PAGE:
The early elections in states like Virginia and Alabama in 2017 are evidence of negative partisanship determining the 2018 elections. In the governor’s race in Virginia, it was mainly a battle between Democratic Lieutenant Governor Ralph Northam and former chairman of the Republican National Committee, Ed Gillespie. According to the exit polls, of the voters who expressed disapproval of Trump, 87% of them voted for Northam. When asked what was one reason they voted for governor, among the voters who voted for Northam, 97% stated that it was to express opposition to Donald Trump. This indicates that the dislike for President Trump has contributed to the growth of negative partisanship; voter choices are being shaped by their opposition to Trump. Exit polls also indicate that it is not just an opposition against Trump, but the Republican party as well. Among voters who had an unfavorable view of the Republican party, 84% of them voted for Northam. This shows that negative partisanship is not just about a dislike for the candidate, but also the party that the candidate represents. In this way, negative partisanship against Trump and the Republican party shaped election results in Virginia.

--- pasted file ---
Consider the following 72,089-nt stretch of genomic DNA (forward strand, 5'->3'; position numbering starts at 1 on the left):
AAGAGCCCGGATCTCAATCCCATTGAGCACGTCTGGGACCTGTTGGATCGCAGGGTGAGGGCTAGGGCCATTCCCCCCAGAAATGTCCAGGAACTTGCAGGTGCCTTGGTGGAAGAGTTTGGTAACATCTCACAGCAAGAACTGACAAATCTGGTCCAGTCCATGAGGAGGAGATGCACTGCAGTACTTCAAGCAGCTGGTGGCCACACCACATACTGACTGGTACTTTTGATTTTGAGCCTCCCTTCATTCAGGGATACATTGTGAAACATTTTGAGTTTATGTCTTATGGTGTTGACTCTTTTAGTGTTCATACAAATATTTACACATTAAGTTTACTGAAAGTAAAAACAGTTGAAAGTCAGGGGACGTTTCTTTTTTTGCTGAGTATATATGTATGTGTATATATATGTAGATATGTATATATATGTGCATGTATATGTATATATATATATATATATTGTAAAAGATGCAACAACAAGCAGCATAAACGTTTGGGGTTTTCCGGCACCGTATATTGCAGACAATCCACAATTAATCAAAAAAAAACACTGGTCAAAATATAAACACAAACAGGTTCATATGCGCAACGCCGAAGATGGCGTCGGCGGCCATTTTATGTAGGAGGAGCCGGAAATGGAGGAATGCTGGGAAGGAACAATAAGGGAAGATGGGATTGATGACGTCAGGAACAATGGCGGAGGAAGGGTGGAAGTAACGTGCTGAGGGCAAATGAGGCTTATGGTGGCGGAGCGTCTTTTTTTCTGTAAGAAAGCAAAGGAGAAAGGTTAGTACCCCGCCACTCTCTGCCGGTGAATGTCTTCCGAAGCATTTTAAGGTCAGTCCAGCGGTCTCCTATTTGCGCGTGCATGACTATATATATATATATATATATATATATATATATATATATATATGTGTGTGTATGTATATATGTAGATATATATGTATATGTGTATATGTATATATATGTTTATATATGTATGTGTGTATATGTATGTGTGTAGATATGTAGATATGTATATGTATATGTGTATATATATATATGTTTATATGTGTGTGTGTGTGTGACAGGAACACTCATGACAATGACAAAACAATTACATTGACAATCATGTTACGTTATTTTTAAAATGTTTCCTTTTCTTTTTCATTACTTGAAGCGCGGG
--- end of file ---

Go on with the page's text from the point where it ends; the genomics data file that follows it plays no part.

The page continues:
Democratic candidate Ralph Northam is elected as the governor of Virginia. Image Source: NPR


The governor race in Alabama between Republican Roy Moore and Democrat Doug Jones also pointed to voting according to negative partisanship. Though many Republicans came out to vote for Roy Moore, who was accused of child abuse, sexual harassment, and rape, Doug Jones won the Senate seat. This was due to a strong disapproval of Roy Moore as well as President Trump. Polls showed that of the voters who disapproved of Trump, 93% of them voted for Jones. Furthermore, Democrats also believe that negative partisanship helped drive the victory for Jones. While Moore was able to get a majority of the support of voters who approved of Trump, those who disapproved of Trump were more energized, coming out in massive numbers to vote against Moore. These results and polls show that negative partisanship is already playing a major role in determining governor races, especially in favor of Democrats.

This evidence of negative partisanship has important implications for the future of politics and elections in America. As negative partisanship grows and influences how people vote, elections will be determined more by opposition rather than support. It will also change how politicians try to get elected. According to Iyengar and Krupenkin, political scientists at Stanford, negative partisanship has made it so that elected officials and politicians will no longer need to campaign based on their own merits, but rather, they will work harder to attack the opposition. This can be problematic then because it will undermine traditional understandings of electoral accountability that rest on the elected official’s ability to deliver on his or her promises. Furthermore, politicians and candidates will be less likely to be sanctioned for their negative qualities or behaviors, since there are attacks and “mudslinging” on both sides. Thus, even though negative partisanship against President Trump has increased voter turnout and strengthened voter convictions, it has and will shape American politics towards more animosity and less accountability.